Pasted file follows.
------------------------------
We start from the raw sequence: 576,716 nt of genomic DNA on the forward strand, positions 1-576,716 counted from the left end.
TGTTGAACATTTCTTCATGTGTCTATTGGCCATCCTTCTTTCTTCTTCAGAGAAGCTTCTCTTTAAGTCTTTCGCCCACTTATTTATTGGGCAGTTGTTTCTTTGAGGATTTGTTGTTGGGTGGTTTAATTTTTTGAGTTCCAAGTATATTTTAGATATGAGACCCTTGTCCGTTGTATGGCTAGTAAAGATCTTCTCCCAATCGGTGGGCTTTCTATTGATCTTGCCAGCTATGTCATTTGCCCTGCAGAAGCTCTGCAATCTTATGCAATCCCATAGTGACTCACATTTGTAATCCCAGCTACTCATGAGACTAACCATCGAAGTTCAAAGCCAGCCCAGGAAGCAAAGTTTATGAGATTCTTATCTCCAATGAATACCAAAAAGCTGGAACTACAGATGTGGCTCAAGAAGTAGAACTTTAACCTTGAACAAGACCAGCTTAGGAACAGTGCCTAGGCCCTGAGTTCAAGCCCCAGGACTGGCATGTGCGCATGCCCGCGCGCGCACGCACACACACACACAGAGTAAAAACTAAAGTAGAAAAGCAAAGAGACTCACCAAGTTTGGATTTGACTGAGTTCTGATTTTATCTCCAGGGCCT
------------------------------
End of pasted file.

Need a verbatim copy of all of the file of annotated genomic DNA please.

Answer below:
We start from the raw sequence: 576,716 nt of genomic DNA on the forward strand, positions 1-576,716 counted from the left end.
TGTTGAACATTTCTTCATGTGTCTATTGGCCATCCTTCTTTCTTCTTCAGAGAAGCTTCTCTTTAAGTCTTTCGCCCACTTATTTATTGGGCAGTTGTTTCTTTGAGGATTTGTTGTTGGGTGGTTTAATTTTTTGAGTTCCAAGTATATTTTAGATATGAGACCCTTGTCCGTTGTATGGCTAGTAAAGATCTTCTCCCAATCGGTGGGCTTTCTATTGATCTTGCCAGCTATGTCATTTGCCCTGCAGAAGCTCTGCAATCTTATGCAATCCCATAGTGACTCACATTTGTAATCCCAGCTACTCATGAGACTAACCATCGAAGTTCAAAGCCAGCCCAGGAAGCAAAGTTTATGAGATTCTTATCTCCAATGAATACCAAAAAGCTGGAACTACAGATGTGGCTCAAGAAGTAGAACTTTAACCTTGAACAAGACCAGCTTAGGAACAGTGCCTAGGCCCTGAGTTCAAGCCCCAGGACTGGCATGTGCGCATGCCCGCGCGCGCACGCACACACACACACAGAGTAAAAACTAAAGTAGAAAAGCAAAGAGACTCACCAAGTTTGGATTTGACTGAGTTCTGATTTTATCTCCAGGGCCT